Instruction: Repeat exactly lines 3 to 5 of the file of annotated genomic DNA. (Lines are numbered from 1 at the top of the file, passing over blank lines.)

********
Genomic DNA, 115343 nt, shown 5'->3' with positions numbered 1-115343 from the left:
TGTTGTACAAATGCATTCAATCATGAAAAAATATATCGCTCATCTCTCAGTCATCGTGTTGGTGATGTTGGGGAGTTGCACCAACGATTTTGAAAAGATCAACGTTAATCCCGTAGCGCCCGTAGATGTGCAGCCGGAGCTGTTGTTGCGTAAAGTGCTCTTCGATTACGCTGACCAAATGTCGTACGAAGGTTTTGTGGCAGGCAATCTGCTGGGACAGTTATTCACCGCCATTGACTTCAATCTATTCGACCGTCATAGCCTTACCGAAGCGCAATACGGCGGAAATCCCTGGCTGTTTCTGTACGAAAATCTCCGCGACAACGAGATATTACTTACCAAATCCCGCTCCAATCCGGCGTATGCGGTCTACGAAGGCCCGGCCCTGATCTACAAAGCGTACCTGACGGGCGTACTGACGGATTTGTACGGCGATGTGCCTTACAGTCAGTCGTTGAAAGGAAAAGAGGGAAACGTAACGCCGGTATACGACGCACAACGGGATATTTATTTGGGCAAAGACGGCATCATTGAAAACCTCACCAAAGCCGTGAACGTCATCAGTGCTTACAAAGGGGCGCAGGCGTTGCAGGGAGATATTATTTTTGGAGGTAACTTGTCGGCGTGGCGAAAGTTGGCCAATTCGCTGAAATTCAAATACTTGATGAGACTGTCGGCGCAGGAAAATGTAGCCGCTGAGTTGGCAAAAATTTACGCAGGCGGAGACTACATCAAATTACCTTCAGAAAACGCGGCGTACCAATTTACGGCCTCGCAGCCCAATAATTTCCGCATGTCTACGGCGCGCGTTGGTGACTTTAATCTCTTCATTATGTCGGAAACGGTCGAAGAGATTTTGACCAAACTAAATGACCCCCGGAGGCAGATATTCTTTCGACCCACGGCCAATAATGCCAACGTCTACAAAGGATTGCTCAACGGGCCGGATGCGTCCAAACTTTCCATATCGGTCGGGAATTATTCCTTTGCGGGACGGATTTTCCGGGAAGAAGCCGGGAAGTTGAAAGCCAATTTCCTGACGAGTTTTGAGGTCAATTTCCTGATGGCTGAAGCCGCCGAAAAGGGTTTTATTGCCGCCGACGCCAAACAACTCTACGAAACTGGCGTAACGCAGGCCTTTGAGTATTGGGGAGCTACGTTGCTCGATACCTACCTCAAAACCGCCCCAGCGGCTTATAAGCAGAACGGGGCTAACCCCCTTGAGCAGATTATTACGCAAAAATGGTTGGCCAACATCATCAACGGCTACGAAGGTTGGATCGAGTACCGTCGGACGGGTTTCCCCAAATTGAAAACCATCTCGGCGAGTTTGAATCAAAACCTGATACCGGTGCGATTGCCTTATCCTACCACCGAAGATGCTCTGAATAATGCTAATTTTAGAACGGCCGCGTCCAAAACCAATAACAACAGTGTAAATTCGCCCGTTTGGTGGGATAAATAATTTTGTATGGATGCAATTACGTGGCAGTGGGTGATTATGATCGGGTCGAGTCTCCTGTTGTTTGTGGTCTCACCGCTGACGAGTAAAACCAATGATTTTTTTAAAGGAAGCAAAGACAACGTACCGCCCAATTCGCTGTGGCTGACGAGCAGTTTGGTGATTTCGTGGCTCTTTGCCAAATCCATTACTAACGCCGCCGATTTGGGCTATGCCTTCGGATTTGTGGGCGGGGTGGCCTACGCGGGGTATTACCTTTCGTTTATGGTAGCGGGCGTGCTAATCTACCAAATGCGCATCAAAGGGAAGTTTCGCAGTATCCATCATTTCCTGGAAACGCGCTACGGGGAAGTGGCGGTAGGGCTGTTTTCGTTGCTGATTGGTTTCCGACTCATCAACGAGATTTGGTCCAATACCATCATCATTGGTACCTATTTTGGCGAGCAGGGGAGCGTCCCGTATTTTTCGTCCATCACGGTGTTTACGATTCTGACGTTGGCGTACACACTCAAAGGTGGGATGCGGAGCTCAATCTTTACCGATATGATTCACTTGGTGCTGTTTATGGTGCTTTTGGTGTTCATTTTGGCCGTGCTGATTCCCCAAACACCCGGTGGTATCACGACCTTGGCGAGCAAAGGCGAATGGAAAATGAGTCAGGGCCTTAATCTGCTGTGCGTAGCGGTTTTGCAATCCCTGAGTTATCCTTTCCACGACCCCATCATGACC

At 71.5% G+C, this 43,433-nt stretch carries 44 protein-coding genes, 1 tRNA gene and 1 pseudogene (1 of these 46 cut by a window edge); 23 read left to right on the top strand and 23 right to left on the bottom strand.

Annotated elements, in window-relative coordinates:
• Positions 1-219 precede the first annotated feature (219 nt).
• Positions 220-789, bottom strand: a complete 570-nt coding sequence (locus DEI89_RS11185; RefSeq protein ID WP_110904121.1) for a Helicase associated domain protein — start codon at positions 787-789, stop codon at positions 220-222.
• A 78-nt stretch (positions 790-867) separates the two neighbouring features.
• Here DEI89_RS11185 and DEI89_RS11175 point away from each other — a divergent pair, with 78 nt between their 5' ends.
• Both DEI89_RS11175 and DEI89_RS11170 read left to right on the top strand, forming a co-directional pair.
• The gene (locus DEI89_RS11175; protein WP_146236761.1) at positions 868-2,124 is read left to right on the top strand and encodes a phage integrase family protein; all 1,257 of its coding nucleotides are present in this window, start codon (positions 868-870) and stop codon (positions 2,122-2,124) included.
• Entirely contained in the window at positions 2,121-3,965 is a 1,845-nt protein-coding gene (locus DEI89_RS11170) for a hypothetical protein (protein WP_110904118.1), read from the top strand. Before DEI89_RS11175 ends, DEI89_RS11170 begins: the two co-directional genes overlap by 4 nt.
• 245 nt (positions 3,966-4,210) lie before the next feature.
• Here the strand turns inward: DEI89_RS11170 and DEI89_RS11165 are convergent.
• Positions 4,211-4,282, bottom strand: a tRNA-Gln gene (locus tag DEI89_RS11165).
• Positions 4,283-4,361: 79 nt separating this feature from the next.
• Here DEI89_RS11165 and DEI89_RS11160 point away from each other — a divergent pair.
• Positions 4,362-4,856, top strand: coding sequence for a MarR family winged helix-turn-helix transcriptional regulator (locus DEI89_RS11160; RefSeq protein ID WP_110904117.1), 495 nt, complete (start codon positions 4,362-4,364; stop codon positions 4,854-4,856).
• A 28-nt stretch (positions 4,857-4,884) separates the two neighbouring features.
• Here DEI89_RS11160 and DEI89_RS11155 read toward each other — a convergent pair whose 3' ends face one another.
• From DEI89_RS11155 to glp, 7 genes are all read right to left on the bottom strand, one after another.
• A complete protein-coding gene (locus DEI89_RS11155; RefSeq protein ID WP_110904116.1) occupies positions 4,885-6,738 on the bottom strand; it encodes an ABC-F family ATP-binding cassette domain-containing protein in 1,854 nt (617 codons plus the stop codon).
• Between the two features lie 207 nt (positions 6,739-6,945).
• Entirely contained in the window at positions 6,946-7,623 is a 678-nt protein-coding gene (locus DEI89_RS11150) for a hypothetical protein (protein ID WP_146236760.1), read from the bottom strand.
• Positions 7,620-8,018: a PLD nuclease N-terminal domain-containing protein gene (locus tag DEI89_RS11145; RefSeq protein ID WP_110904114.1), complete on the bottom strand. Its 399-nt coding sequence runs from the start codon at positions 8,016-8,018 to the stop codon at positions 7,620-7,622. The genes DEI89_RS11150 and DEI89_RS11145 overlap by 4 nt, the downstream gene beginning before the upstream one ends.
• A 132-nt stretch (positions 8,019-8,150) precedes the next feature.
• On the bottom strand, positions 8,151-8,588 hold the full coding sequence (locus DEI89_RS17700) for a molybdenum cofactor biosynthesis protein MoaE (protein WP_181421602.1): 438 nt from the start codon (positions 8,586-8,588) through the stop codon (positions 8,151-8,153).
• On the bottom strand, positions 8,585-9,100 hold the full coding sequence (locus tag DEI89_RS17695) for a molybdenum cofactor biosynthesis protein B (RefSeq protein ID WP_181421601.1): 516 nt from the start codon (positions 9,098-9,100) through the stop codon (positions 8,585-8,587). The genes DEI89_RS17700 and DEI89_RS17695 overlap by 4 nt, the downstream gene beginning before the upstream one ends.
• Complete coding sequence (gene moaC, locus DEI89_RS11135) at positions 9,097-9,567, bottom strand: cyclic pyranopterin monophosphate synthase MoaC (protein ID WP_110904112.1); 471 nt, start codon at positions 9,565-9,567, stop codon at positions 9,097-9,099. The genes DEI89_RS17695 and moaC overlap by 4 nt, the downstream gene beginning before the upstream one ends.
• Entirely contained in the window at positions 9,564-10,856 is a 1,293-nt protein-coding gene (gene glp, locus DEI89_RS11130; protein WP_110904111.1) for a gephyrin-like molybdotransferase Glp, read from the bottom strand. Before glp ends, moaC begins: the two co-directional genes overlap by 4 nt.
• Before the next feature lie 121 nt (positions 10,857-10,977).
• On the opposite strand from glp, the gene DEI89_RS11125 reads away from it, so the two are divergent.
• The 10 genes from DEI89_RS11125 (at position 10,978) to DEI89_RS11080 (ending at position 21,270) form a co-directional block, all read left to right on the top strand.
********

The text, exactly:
At 71.5% G+C, this 43,433-nt stretch carries 44 protein-coding genes, 1 tRNA gene and 1 pseudogene (1 of these 46 cut by a window edge); 23 read left to right on the top strand and 23 right to left on the bottom strand.

Annotated elements, in window-relative coordinates:
• Positions 1-219 precede the first annotated feature (219 nt).